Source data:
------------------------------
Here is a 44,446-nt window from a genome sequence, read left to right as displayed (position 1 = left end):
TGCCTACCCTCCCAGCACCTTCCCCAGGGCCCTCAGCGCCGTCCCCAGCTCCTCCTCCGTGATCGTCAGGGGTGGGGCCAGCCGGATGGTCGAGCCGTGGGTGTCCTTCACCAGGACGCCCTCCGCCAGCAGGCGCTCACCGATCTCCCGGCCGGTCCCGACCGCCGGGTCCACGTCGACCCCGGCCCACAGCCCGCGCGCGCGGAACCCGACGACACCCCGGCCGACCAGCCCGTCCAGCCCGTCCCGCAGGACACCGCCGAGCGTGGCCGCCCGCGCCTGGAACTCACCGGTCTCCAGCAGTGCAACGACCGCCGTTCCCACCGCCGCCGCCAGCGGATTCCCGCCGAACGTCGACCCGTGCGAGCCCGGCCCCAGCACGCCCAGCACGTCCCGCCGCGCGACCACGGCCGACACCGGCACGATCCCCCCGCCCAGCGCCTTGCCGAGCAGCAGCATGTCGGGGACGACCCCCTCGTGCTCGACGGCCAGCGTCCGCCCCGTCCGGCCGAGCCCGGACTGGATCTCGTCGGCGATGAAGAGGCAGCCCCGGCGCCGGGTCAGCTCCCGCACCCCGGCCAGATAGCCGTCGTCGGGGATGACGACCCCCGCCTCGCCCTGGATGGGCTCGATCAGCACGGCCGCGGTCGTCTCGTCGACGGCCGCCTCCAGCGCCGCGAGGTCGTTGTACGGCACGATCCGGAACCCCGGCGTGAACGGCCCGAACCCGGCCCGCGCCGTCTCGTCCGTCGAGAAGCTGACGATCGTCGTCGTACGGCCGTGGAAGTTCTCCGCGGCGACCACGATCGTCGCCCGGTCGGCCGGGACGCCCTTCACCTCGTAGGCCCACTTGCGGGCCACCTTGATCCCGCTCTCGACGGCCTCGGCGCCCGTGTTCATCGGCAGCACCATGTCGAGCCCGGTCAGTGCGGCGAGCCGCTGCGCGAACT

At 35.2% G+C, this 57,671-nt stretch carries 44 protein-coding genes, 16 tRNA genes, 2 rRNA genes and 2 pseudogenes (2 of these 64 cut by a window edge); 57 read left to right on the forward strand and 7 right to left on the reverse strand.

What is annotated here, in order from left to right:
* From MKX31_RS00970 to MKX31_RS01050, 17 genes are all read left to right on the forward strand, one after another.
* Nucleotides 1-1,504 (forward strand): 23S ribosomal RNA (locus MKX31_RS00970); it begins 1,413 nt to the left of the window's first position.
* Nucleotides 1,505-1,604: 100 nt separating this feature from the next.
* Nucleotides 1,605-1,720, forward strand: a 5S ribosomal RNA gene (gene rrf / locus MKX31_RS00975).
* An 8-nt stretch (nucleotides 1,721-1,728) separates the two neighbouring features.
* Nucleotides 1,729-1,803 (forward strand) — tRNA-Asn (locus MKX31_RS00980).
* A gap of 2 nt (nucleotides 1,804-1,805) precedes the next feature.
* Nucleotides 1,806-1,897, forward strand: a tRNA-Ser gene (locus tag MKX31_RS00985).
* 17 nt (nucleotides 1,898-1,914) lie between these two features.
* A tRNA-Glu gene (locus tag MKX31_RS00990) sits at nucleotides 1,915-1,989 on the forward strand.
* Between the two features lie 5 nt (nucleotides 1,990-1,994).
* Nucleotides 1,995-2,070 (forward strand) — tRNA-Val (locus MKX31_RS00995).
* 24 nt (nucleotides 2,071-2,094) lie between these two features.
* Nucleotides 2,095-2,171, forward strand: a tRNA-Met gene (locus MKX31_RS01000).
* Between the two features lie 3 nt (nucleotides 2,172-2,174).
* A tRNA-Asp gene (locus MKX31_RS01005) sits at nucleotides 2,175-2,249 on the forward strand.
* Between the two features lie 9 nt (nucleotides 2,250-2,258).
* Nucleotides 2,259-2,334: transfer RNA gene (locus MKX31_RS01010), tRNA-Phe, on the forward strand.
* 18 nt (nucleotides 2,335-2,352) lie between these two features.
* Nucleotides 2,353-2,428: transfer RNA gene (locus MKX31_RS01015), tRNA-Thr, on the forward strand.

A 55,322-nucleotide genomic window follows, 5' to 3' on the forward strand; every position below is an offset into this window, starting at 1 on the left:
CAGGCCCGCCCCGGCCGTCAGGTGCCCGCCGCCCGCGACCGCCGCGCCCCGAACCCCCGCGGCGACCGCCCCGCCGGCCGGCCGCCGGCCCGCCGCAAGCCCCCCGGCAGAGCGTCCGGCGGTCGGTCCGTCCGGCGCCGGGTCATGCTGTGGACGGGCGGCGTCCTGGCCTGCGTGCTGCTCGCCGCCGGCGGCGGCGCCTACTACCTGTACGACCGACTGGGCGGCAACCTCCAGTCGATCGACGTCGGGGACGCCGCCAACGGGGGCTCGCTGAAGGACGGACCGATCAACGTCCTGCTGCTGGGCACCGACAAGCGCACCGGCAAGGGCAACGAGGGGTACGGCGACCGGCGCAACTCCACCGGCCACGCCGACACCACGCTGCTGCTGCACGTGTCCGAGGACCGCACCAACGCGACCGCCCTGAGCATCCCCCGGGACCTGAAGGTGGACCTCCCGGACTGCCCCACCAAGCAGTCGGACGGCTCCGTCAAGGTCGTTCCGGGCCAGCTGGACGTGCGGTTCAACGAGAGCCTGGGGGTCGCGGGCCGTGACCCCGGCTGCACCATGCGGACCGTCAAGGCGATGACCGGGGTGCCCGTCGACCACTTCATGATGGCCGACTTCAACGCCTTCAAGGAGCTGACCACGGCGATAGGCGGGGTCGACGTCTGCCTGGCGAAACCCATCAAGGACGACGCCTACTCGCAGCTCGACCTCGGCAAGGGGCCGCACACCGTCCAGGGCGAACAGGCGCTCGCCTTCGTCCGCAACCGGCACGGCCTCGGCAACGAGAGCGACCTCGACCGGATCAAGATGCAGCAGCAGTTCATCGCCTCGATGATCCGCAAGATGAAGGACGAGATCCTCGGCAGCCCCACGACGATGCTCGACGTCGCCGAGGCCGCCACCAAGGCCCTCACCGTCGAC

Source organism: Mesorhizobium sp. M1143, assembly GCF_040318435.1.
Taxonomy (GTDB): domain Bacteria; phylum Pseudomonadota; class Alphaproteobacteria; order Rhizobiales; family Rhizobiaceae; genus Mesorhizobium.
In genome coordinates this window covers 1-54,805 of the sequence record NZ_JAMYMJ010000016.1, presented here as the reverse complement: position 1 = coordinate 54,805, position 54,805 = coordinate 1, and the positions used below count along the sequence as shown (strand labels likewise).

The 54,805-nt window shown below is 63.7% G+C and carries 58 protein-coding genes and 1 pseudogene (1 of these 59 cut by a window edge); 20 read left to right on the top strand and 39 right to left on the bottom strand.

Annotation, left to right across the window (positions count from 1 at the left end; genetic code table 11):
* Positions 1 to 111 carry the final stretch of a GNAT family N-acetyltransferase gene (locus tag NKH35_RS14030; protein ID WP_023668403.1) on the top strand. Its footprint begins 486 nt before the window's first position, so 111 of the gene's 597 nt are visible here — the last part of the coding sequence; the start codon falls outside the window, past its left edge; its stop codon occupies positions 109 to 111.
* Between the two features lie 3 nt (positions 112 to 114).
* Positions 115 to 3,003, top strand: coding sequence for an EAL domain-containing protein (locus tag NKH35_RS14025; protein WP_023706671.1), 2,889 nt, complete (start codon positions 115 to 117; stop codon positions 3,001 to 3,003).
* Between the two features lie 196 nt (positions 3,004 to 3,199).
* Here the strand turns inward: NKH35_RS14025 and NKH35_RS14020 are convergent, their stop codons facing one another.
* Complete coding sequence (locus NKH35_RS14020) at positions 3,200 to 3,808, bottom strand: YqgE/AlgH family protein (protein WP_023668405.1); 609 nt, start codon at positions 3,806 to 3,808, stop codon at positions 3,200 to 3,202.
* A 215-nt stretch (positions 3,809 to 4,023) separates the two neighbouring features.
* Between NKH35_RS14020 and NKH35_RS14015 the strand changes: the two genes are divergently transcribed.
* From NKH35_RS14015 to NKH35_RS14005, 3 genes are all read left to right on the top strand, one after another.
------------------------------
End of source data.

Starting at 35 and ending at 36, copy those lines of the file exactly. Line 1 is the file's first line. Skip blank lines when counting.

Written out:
* Between the two features lie 196 nt (positions 3,004 to 3,199).
* Here the strand turns inward: NKH35_RS14025 and NKH35_RS14020 are convergent, their stop codons facing one another.